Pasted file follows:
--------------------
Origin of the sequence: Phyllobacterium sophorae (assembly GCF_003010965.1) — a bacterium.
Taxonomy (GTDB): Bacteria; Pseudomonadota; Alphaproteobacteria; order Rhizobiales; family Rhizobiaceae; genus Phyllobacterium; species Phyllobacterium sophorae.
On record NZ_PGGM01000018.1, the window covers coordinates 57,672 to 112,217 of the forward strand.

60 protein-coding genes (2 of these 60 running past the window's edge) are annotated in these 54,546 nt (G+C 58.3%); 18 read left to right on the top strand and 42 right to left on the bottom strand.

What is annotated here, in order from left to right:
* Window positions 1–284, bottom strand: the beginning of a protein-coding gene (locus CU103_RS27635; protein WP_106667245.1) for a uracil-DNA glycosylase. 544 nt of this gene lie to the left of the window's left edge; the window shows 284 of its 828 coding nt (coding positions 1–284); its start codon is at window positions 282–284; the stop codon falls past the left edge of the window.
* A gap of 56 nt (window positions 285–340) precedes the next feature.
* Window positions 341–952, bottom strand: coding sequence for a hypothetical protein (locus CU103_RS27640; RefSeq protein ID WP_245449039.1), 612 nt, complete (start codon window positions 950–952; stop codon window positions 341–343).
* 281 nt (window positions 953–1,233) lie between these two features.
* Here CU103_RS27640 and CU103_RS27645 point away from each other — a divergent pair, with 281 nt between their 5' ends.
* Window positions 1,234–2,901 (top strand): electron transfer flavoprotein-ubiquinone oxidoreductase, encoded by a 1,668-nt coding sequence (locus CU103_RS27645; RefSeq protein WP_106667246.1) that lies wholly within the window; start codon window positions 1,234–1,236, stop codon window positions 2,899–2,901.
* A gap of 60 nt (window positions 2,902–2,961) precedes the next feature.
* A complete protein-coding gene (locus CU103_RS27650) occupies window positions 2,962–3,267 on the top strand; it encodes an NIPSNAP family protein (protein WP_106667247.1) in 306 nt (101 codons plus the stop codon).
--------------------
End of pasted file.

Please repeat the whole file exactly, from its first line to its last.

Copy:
Origin of the sequence: Phyllobacterium sophorae (assembly GCF_003010965.1) — a bacterium.
Taxonomy (GTDB): Bacteria; Pseudomonadota; Alphaproteobacteria; order Rhizobiales; family Rhizobiaceae; genus Phyllobacterium; species Phyllobacterium sophorae.
On record NZ_PGGM01000018.1, the window covers coordinates 57,672 to 112,217 of the forward strand.

60 protein-coding genes (2 of these 60 running past the window's edge) are annotated in these 54,546 nt (G+C 58.3%); 18 read left to right on the top strand and 42 right to left on the bottom strand.

What is annotated here, in order from left to right:
* Window positions 1–284, bottom strand: the beginning of a protein-coding gene (locus CU103_RS27635; protein WP_106667245.1) for a uracil-DNA glycosylase. 544 nt of this gene lie to the left of the window's left edge; the window shows 284 of its 828 coding nt (coding positions 1–284); its start codon is at window positions 282–284; the stop codon falls past the left edge of the window.
* A gap of 56 nt (window positions 285–340) precedes the next feature.
* Window positions 341–952, bottom strand: coding sequence for a hypothetical protein (locus CU103_RS27640; RefSeq protein ID WP_245449039.1), 612 nt, complete (start codon window positions 950–952; stop codon window positions 341–343).
* 281 nt (window positions 953–1,233) lie between these two features.
* Here CU103_RS27640 and CU103_RS27645 point away from each other — a divergent pair, with 281 nt between their 5' ends.
* Window positions 1,234–2,901 (top strand): electron transfer flavoprotein-ubiquinone oxidoreductase, encoded by a 1,668-nt coding sequence (locus CU103_RS27645; RefSeq protein WP_106667246.1) that lies wholly within the window; start codon window positions 1,234–1,236, stop codon window positions 2,899–2,901.
* A gap of 60 nt (window positions 2,902–2,961) precedes the next feature.
* A complete protein-coding gene (locus CU103_RS27650) occupies window positions 2,962–3,267 on the top strand; it encodes an NIPSNAP family protein (protein WP_106667247.1) in 306 nt (101 codons plus the stop codon).